Crime Fiction Friday: Celebrating Rhys Bowen

 

  • Introduced by Molly

Thanks to a generous grant from Sisters in Crime, Rhys Bowen stopped in last week on March 12th to speak and sign her latest Molly Murphy mystery, Time of Fog and Fire. Signed copies of Time of Fog and Fire are available on our shelves and via bookpeople.com

Next Monday, as part of our celebration of Bowen’s mysteries, the Murder in the Afternoon Book Club will meet to discuss Bowen’s 13th installment of the Murphy series, City of Darkness and Light, in which Molly Murphy must travel across the pond with her baby son, Liam, as her husband faces down the Cosa Nostra in New York. She keeps busy on her trip to Paris with a mission to track down a painter’s ethereal subject, rumored to have gone mad.

 The Murder in the Afternoon Book Club meets the third Monday of each month on BookPeople’s third floor, starting at 1 PM. Book club selections are 10% off in-store. You can find copies of City of Darkness and Light on our shelves and via bookpeople.com.

For today’s Crime Fiction Friday, rather than sharing a short story, we decided to share this excerpt, originally posted on criminalelement.com, from Away in a Manger, Bowen’s Christmastime Molly Murphy novella. Signed copies of Away in a Manger are available on our shelves and via bookpeople.com


Excerpt from Away in a Manger by Rhys Bowen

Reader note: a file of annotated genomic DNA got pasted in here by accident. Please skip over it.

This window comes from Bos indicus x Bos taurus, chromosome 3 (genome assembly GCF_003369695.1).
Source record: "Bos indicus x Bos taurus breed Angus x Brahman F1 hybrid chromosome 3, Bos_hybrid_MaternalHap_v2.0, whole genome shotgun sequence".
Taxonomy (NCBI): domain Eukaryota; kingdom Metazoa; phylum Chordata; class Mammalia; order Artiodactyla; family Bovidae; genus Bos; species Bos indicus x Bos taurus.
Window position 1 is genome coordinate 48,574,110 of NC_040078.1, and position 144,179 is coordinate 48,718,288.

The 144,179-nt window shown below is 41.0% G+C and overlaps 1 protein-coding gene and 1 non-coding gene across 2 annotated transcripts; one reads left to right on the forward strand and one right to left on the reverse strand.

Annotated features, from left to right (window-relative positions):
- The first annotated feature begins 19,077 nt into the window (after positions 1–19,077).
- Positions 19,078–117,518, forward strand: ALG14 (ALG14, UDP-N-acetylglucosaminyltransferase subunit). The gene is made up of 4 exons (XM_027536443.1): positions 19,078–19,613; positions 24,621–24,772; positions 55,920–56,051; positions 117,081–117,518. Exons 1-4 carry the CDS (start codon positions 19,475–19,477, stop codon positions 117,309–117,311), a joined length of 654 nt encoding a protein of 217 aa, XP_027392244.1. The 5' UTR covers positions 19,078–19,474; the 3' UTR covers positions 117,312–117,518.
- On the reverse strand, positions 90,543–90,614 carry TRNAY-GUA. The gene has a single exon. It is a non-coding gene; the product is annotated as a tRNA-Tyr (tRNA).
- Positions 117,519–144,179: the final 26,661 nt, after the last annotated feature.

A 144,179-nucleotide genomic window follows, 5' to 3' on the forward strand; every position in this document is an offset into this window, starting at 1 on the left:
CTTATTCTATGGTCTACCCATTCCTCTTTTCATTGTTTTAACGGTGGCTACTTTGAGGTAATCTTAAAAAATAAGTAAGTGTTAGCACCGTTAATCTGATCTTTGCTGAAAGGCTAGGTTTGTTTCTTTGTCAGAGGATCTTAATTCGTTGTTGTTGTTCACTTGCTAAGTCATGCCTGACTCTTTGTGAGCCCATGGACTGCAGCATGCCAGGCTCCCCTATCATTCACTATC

One

New York City, Wednesday, December 13, 1905

Tis the Season to be jolly,” sang the carolers outside Grace Church, while across Broadway the brass band of the Salvation Army thumped out “God Rest Ye Merry Gentlemen,” in competition. It seemed as if the whole of New York City was suddenly caught up in the Christmas spirit. I maneuvered Liam’s buggy along the crowded sidewalk, checking to make sure that Bridie was walking close beside me. In such a crowd one couldn’t be too careful. Everyone seemed to be laden with packages and baskets of food items needed for holiday baking. It had been a year of optimism, with President Roosevelt elected for his first full term of office and the Wright brothers showing the world that airplanes really could stay up in the sky for more than a few seconds. We were definitely in the age of progress.

I pulled Bridie back from the edge of the street as an automobile drove past, sending up a spray of slush and mud. So much for the age of progress, I thought, as some of it splashed onto my skirt. It had snowed the night before, the first snow of the season, creating an air of excitement, until the sun had come out and started to melt it, making the sidewalks slippery, dirty, and difficult to navigate. As we reached the corner of Tenth Street the young crossing sweepers were busy at work, clearing a pathway through the slush so that we ladies didn’t get the hems of our skirts dirty…”

 

Read the rest of the story.

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